Unlike Crabs these Decapod (ten legged) Crustaceans walk in a straight line, and facing forward. The one in the picture seemed to be in no hurry. The moment I toppled the Crab, it retracted itself completely into the shell and came out the very next moment and started walking as though it didn’t care about my presence. At the time of taking the photograph, in Maldives, I had no clue about this fascinating creature, except that it was a sort of Crab. Allow me to share some tid-bits about the ‘Hermit Crab’ in this post.
Most species of Hermit Crabs have long, spirally curved abdomens, which are soft, unlike the hard, calcified abdomens seen in related crustaceans. The vulnerable abdomen is protected from predators by a salvaged empty seashell carried by the hermit crab, into which its whole body can retract. Most frequently hermit crabs use the shells of sea snails. The tip of the hermit crab’s abdomen is adapted to clasp strongly onto the columella of the snail shell.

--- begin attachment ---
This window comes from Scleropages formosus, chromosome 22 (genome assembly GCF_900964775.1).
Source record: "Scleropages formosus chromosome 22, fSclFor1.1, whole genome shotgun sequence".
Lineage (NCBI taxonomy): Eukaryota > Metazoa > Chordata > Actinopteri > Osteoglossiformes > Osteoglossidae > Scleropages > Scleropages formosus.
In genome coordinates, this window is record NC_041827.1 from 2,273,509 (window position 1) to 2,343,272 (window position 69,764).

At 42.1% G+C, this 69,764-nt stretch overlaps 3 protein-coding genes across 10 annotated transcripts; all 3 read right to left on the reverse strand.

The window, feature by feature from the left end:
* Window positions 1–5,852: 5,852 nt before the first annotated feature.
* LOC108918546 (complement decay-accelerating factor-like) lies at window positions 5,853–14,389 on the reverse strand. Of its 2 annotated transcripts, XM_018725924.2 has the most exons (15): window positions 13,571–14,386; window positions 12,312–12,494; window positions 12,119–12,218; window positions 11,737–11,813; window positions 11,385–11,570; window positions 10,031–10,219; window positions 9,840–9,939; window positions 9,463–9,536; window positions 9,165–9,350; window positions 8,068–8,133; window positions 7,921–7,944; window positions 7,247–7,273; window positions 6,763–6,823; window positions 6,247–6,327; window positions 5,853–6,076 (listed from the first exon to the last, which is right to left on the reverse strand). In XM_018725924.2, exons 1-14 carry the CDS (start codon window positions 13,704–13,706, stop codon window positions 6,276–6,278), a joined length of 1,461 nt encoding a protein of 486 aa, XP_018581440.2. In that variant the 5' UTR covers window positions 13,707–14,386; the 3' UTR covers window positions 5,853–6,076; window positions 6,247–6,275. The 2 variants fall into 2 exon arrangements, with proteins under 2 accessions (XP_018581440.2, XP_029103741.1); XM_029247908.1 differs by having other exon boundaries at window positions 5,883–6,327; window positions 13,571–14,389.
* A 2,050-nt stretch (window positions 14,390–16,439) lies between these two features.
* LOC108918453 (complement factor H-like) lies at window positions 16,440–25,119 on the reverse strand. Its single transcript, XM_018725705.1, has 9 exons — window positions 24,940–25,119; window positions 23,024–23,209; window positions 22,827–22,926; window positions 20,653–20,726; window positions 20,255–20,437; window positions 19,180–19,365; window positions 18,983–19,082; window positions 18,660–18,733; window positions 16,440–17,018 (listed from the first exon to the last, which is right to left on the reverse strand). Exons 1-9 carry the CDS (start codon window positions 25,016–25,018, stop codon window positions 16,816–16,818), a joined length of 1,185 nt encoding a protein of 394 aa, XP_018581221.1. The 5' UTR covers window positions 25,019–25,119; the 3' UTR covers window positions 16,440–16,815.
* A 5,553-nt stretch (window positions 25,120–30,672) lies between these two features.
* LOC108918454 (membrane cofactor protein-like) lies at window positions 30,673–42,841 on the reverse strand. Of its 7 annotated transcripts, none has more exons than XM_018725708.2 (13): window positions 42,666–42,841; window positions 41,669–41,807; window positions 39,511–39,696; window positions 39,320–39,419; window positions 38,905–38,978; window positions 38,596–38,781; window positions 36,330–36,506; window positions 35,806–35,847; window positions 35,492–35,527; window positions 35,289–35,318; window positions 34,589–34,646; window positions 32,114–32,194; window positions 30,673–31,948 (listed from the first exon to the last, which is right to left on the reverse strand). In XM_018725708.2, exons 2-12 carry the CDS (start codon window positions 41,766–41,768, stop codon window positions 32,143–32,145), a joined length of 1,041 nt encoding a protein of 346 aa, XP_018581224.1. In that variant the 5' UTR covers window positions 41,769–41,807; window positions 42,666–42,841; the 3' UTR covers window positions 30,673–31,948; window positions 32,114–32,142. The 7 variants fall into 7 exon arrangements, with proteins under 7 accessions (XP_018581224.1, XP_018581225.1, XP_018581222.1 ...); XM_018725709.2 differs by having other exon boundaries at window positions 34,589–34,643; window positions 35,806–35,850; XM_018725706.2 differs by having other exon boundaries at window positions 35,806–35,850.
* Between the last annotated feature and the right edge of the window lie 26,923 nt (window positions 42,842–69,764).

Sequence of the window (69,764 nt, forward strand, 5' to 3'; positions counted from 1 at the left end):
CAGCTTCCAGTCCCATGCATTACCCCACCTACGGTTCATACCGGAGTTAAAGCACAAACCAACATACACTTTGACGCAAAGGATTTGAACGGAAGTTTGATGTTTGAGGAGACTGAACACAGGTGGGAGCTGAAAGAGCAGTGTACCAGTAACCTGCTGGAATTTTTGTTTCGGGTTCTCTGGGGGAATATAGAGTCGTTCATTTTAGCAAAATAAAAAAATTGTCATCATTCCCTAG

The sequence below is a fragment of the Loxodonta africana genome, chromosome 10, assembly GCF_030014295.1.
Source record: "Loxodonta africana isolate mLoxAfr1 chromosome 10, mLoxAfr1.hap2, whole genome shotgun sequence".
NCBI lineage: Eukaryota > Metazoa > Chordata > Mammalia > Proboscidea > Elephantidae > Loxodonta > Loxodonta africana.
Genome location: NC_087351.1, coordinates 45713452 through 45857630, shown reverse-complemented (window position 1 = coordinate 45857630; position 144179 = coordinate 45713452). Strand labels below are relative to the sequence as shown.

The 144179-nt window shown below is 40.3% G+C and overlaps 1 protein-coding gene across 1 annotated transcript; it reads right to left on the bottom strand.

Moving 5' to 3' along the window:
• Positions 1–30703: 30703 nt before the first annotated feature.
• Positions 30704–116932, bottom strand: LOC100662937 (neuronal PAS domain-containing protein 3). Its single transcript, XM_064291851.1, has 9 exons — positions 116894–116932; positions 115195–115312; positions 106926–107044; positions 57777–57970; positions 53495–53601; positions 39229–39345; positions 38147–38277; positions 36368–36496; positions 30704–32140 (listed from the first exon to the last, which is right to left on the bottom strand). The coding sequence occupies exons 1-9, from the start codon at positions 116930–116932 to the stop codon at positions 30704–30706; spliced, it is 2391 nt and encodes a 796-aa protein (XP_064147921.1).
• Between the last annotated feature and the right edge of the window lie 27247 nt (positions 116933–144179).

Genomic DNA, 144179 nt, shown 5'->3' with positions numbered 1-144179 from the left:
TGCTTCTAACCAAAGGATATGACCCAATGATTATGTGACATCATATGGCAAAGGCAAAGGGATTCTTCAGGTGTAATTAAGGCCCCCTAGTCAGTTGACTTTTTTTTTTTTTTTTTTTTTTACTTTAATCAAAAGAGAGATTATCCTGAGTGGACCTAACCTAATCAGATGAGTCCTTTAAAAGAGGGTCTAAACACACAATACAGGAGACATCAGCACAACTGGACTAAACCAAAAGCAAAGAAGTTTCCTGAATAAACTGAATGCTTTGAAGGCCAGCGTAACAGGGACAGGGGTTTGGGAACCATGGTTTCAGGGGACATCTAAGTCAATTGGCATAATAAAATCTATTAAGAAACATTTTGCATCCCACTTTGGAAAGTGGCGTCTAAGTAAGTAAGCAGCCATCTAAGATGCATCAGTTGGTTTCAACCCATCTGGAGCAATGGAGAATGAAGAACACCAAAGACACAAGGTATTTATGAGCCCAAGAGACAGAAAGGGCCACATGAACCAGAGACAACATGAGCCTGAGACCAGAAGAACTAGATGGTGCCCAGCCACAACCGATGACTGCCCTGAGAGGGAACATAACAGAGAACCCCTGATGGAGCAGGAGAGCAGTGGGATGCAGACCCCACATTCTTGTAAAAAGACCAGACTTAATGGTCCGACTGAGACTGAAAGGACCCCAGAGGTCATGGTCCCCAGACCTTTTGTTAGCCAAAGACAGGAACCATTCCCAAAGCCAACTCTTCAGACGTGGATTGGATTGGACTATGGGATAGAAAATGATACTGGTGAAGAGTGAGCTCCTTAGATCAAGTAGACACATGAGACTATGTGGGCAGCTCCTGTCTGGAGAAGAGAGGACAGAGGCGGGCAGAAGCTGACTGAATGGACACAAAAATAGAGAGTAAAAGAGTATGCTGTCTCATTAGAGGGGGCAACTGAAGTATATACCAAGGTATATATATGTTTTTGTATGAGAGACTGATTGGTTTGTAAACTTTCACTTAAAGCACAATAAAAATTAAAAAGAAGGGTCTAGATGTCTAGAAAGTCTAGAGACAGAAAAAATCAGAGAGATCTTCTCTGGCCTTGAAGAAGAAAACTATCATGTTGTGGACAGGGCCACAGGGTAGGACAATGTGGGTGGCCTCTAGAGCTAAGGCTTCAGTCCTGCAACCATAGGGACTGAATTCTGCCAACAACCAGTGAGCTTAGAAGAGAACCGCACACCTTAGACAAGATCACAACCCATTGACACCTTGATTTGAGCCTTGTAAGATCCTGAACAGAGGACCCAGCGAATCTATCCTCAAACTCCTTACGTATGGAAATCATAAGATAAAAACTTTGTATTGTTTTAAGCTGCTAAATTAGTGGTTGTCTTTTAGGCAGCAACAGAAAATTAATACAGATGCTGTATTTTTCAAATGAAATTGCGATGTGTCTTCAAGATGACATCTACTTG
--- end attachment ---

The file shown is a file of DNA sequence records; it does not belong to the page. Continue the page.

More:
As the hermit crab grows in size, it has to find a larger shell and abandon the previous one. This habit of living in a second hand shell gives rise to the popular name “hermit crab”, by analogy to a hermit who lives alone. Several hermit crab species, both terrestrial and marine, use “vacancy chains” to find new shells: when a new, bigger shell becomes available, hermit crabs gather around it and form a kind of queue from largest to smallest. When the largest crab moves into the new shell, the second biggest crab moves into the newly vacated shell, thereby making its previous shell available to the third crab, and so on. More, here.